Tempering -- a technique that stabilizes chocolate -- creates a glossy sheen and a crisp snap in finished candies.
The tempering process involves slowly raising and lowering the temperature of melted chocolate while constantly stirring. This process causes the structure of the large cocoa-butter crystals in the chocolate to repeatedly break and then reform. When the chocolate is finally allowed to set again, the crystals of cocoa butter join in perfect chains, creating an extremely smooth, shiny chocolate that has a clean snap when broken. Because this chocolate can be spread very thinly, it is useful for molding chocolate and coating candies, and creating delicate decorations.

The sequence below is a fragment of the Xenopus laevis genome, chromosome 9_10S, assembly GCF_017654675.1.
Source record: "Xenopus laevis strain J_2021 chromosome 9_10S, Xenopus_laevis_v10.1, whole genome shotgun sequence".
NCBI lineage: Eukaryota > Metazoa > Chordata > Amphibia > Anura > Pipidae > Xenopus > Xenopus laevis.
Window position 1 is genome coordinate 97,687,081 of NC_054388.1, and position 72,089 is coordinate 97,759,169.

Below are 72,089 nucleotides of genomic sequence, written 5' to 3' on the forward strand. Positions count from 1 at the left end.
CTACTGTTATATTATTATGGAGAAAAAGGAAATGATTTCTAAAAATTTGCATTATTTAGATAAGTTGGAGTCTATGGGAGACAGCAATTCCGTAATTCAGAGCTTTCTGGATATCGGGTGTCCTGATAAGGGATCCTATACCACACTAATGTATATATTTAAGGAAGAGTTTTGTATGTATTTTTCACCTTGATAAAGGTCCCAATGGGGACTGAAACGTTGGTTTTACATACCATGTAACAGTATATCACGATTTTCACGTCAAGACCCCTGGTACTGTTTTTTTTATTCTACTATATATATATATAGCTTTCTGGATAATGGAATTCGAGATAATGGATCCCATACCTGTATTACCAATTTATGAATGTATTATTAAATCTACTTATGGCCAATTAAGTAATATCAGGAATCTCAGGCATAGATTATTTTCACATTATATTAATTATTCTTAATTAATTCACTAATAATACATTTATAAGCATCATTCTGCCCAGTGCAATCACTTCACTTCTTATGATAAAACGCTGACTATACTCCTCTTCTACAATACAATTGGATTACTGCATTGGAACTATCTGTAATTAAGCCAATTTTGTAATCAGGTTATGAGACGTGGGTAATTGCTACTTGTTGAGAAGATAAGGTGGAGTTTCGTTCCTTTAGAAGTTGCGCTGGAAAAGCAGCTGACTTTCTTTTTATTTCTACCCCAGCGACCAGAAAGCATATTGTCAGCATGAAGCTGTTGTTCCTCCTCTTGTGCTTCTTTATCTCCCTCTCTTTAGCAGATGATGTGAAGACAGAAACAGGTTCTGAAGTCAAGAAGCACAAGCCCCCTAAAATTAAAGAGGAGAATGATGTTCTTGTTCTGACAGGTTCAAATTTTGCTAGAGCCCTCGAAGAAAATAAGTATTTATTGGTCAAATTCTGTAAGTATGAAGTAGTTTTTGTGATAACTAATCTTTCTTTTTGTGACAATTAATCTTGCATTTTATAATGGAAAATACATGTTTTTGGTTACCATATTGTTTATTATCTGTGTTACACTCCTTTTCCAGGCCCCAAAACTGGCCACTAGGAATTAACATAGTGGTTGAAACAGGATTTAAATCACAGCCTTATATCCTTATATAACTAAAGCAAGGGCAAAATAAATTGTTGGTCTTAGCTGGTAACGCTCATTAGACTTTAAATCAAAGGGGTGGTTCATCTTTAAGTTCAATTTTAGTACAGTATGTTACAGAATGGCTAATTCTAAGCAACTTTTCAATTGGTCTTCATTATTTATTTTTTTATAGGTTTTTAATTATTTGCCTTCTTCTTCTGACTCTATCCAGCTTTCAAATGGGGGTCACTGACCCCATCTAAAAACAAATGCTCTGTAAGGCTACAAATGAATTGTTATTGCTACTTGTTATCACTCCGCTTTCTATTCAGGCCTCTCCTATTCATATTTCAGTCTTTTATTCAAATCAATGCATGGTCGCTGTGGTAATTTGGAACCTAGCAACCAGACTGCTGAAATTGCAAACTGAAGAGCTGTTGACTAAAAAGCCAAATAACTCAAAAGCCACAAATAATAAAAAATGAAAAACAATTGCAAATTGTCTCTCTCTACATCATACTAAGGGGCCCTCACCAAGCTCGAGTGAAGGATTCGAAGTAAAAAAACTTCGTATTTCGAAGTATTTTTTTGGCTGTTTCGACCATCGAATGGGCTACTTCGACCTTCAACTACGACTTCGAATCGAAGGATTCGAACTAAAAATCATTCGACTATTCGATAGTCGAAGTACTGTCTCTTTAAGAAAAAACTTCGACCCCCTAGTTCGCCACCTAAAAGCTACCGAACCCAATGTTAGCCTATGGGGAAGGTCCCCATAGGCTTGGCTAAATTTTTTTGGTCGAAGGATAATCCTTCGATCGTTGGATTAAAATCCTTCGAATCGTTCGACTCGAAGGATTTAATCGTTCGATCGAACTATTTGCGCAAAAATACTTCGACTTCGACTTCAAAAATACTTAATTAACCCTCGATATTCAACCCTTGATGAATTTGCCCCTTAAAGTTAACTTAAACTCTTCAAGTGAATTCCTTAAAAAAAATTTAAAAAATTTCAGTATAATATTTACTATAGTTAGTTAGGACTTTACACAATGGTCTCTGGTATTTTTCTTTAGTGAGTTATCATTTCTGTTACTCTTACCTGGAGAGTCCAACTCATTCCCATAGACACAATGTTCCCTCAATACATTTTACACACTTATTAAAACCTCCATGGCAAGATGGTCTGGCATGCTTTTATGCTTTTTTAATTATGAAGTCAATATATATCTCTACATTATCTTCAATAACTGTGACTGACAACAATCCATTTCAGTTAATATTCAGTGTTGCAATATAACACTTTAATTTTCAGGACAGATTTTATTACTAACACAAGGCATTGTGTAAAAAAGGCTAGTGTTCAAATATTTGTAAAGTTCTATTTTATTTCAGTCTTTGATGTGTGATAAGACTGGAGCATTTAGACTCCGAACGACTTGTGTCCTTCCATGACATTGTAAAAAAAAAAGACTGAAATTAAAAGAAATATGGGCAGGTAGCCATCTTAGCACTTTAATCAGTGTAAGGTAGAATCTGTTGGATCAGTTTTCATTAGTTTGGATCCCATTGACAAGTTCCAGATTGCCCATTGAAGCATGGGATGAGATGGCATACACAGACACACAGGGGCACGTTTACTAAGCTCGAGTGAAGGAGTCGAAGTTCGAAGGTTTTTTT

1. Do not use a wooden spoon to stir chocolate; it retains odor and moisture, which will ruin the chocolate.
2. Do not let any drops of water get in the bowl with the chocolate.
3. Make sure you use a chocolate thermometer specifically designed to register the small degree changes that are necessary to ensuring properly tempered chocolate.
4. The thermometer should not touch the bottom of the bowl; it will cause an inaccurate reading.
5. A heating pad placed under the bowl of tempered chocolate will help keep it from cooling too quickly.